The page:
More sad news. Yesterday Storm Thorgerson, designer of album covers for Pink Floyd (Dark Side of the Moon, Atom Heart Mother, Wish You Were Here, Animals, et al) and just about every other band on the planet died.
Another inspiration passes on. Time is merciless. Life is merciless.
I had the privilege of interviewing Storm for a certain magazine when he exhibited in Osaka in 2002. He suffered a debilitating stroke in 2003, so that must have been one of his last interviews.
I was pants-pooing scared before the interview. Storm had a reputation for being abrasive, which was almost certainly exaggerated — probably by nervous interviewers like me.
When I arrived at the gallery for the interview there was a large and unfortunate looking gentleman from a Japanese publication waiting for his turn to interview Storm. He emerged from his session looking even more unfortunate and in need of a stiff drink. I gather that his de rigueur J-media questions about Storm’s breakfast preferences didn’t go down well.
In the end, Storm was complimentary about my interview.
He seemed to especially like my question about whether it was possible to judge an album by its cover.
Ignoring the time limit set by the PR people he took me on a personalised tour of the exhibition explaining how he arrived at his images. This should have been the crux of the article, not just the one paragraph in the final version.
Unfortunately the article I wrote was a dog. I had a million things to say in just 1,200 words and instead of being selective I tried to fit everything in.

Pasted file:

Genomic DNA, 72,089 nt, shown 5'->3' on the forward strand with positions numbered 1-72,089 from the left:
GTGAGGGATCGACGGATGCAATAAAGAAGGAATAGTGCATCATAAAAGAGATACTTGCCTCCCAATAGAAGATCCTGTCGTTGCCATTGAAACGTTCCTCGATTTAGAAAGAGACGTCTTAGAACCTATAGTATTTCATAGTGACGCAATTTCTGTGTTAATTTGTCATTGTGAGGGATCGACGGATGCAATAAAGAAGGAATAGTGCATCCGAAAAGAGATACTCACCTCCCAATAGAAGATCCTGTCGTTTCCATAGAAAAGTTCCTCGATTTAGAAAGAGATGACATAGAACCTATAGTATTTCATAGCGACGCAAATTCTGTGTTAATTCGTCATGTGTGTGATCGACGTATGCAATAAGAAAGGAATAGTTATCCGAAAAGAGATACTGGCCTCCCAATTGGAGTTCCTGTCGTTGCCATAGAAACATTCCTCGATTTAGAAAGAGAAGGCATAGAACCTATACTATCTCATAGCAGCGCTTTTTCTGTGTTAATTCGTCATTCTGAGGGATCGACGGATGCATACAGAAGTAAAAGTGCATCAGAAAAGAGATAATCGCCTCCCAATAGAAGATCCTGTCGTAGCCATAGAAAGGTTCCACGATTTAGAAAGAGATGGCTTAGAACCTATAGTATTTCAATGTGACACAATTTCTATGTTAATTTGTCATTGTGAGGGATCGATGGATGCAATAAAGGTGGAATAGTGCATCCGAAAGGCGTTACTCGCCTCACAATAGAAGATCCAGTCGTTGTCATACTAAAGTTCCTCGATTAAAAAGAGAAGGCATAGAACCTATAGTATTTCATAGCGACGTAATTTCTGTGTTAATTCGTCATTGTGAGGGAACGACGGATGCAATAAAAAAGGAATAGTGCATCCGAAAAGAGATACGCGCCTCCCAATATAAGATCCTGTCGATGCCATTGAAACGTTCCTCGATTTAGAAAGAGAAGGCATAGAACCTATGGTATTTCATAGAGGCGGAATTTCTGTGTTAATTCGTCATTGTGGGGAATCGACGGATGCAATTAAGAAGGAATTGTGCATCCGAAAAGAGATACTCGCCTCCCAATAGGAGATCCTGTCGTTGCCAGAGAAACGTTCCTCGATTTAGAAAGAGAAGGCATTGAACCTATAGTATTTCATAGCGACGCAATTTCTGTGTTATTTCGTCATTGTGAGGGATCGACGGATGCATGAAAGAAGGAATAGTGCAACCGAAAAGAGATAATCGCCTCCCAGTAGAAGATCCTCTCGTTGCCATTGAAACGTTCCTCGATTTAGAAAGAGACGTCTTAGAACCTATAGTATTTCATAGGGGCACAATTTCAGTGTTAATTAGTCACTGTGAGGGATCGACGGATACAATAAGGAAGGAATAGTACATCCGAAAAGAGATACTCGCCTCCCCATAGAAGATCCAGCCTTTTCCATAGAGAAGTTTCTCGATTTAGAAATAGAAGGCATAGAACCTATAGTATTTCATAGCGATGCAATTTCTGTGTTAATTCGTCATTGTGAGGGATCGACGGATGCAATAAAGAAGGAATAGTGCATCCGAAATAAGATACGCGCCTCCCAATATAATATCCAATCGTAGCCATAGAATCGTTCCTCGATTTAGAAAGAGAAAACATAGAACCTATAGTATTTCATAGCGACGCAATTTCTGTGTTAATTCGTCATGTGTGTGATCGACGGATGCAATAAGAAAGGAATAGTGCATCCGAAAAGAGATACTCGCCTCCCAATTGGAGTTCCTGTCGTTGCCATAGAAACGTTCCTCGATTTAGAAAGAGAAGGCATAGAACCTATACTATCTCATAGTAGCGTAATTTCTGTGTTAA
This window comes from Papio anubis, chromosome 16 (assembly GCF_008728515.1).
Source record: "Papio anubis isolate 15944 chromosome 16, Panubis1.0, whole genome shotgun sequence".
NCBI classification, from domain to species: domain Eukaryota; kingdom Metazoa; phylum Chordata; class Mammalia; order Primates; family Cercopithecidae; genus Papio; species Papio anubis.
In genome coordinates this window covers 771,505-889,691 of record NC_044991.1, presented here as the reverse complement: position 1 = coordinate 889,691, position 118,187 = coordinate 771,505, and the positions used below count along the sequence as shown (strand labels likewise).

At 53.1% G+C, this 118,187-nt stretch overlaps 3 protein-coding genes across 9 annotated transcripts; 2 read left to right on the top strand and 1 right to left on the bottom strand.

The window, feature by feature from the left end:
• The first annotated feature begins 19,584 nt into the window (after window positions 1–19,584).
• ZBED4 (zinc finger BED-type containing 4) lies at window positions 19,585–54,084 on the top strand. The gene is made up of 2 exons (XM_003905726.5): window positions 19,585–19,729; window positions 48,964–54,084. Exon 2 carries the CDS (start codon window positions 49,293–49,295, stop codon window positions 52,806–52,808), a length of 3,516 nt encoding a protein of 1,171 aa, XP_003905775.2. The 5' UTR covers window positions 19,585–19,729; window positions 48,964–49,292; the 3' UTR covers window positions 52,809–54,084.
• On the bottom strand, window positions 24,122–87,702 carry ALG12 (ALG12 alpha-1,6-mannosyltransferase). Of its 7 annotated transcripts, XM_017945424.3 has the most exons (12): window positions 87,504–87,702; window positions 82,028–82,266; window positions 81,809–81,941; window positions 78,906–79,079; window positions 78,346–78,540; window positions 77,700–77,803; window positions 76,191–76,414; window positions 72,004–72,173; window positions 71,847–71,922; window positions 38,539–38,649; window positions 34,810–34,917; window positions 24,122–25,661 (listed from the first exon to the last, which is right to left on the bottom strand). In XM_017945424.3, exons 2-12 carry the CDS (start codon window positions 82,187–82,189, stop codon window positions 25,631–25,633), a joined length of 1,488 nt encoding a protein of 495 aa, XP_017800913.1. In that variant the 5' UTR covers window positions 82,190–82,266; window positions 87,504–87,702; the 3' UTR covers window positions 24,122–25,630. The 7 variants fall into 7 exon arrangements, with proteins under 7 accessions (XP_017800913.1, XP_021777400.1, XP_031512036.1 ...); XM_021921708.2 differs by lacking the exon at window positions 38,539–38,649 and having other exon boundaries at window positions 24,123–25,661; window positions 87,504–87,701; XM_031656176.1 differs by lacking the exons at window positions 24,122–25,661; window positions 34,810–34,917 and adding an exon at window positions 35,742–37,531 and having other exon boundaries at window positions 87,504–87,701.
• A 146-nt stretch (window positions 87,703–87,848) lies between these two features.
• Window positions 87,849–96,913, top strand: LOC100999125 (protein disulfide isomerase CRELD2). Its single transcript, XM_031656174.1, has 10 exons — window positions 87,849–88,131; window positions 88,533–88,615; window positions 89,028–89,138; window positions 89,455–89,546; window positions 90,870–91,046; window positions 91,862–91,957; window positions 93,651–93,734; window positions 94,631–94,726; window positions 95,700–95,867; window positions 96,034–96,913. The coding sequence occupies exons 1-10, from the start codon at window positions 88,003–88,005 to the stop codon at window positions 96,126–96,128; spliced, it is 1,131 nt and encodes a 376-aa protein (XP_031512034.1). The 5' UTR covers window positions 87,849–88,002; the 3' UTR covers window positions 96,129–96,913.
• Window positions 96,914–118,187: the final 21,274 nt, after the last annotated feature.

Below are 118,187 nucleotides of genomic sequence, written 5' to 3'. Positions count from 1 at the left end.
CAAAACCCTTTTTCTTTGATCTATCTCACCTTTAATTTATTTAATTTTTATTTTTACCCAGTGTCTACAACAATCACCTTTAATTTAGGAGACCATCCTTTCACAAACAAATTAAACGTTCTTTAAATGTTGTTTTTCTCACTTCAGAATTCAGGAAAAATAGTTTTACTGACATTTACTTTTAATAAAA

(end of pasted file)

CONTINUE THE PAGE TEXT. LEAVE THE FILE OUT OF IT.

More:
Storm was a life-long friend of the members of Pink Floyd. They were school buddies. What a gang.
In our conversation Storm told me that Dave Gilmour expressed scepticism that album cover art influenced sales and that Storm was being overpaid for his work, that Pink Floyd were promoting Thorgerson, not the other way around. Words led to other words, and Storm proposed that Gilmour could have ten per cent of Storm’s income from cover art if Storm could have ten per cent of Gilmour’s income from the music sold in Storm’s cover art. Gilmour declined the offer.
On Roger Waters: ‘He stopped talking to me about the same time he stopped talking to Dave and Richard [Wright]. Recently [ie nearly twenty years after the split] he apparently said that he couldn’t remember why he won’t speak to me but figured that if he had a reason at the time, he had a reason now.’
Which reminds me that I gave up listening to Pink Floyd with The Wall, which was Roger Waters’ Raoul Moat moment.
And let’s reflect: what fan of 70s music can distinguish the sounds of Pink Floyd and Led Zeppelin and Peter Gabriel and Yes from that prism, that flying pig, those disturbingly ghostly children, those melting faces, that tomato …
and that Storm Thorgerson’s art is as much of the time as the music it embraced.